Meeting Reports for 2018

The Nightjar and other woodland species in Thetford Forest. Speaker Greg Conway (BTO.) 18th January 2018.

Reporter: Sue Gale

Nightjar, Tree Pipit, Firecrest and Goshawk: These four species, although very different, are all ones we associate with the Brecks, and Thetford Forest in particular. In an evening packed with interest and information we learned about the research that has been carried out on these species by the BTO over some ten years. Thetford Forest, created in the 1920s, is a designated Special Protection Area (SPA) for Nightjar, and also for Woodlark and Stone Curlew. It consists mainly of Scots and Corsican Pines, with some areas of mixed woodland. As a managed forest, there are trees of all ages, and there are always areas of clear fell, where native vegetation thrives.
Nightjar numbers in the UK have recovered recently to about the same as in the 1970s, but the breeding range has reduced. Worse, in Thetford Forest even the numbers have been declining, so it has been important to try and identify the reasons. There is no evidence that increased predation might be the cause, so research has concentrated on habitat use and availability of food. Nightjars like to feed on large moths, and may take beetles, but they need to forage in areas where larger insects are found. Detailed accounts of their movements have been obtained using tracking devices. This requires an initial identification of nest sites, so that mist nets can be used close by to catch and tag the birds. They need to be re-caught to obtain the data. Much has been learned:- Nest sites are in areas recently felled, although they may be in deep bracken; Foraging sites are some 2-5km distant from the nest sites, and birds will cover this distance at least a couple of times a night; Grassland of some kind, including agricultural areas, is necessary for foraging, not just areas with heather cover, as had previously been thought; The availability and proximity of foraging habitat is therefore of primary importance.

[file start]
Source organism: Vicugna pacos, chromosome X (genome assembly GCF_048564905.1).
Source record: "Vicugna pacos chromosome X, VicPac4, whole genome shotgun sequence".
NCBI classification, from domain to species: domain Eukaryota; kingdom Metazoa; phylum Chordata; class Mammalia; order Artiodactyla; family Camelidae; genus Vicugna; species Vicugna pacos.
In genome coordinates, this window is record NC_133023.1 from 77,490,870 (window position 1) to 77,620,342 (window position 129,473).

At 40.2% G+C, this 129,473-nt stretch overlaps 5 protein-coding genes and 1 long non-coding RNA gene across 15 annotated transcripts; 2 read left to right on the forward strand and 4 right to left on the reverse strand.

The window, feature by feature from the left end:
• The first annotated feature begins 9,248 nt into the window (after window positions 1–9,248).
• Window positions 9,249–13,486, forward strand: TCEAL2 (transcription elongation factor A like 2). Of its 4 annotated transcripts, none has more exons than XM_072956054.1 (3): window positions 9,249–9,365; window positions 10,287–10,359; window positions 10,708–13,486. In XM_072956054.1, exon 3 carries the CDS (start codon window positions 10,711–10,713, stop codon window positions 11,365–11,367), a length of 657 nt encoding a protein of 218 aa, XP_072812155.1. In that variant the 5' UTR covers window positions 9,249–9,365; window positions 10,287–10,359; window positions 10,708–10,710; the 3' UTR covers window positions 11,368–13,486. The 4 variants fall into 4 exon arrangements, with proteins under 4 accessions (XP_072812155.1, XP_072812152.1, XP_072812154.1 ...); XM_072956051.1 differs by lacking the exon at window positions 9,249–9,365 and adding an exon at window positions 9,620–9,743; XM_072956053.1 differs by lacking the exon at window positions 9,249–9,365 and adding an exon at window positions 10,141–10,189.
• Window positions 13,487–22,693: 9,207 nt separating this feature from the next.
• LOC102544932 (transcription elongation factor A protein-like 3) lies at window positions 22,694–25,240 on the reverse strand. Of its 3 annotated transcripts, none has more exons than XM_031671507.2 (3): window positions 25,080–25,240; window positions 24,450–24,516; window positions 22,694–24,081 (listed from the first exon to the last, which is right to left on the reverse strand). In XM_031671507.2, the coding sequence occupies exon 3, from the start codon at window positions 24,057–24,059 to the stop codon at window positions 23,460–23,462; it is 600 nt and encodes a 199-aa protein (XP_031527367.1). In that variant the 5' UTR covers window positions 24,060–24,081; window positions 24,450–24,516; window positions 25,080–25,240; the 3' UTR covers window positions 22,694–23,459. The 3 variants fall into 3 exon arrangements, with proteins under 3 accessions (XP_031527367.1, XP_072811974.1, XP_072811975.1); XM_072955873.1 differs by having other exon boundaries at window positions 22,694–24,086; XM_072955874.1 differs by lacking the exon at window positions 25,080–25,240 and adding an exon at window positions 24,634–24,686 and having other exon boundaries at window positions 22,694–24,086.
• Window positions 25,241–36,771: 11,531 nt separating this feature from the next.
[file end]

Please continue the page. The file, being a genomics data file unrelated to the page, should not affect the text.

A second series of investigations into movements of unpaired males have found that nightjars can fly for quite long distances when exploring an area or searching for food. This has extended to mapping of migration routes and timings. Nightjars do not seem to over-winter in the area of West Africa that had originally been expected. They fly south using a direct route, crossing the Mediterranean and later the Sahara in single leaps. Similarly they hop over tropical rainforest to reach scrubby grasslands. They do, however, make use of stopovers to rest and feed before undertaking these long flights. Returning in spring they tend to take a longer route, much further west, that avoids the big flights over desert and sea. The big lesson here is that the stopover sites are crucially important and work to protect suitable habitat here is vital.
Tree Pipits, now red listed as Birds of Conservation Concern, are also declining in numbers in England, although they fare a bit better in Scotland and other upland areas. Investigations have also involved tagging birds from the forest to follow their migration routes. Birds from Norfolk have been found to mostly use a very westerly route, stopping over in Portugal, following the coastline, and then wintering in the very west of Africa. There is no sign of particular problems with this migration route, but the plan now is to do the same investigation with Scottish tree pipits to see if this may explain why they are doing better than the English ones.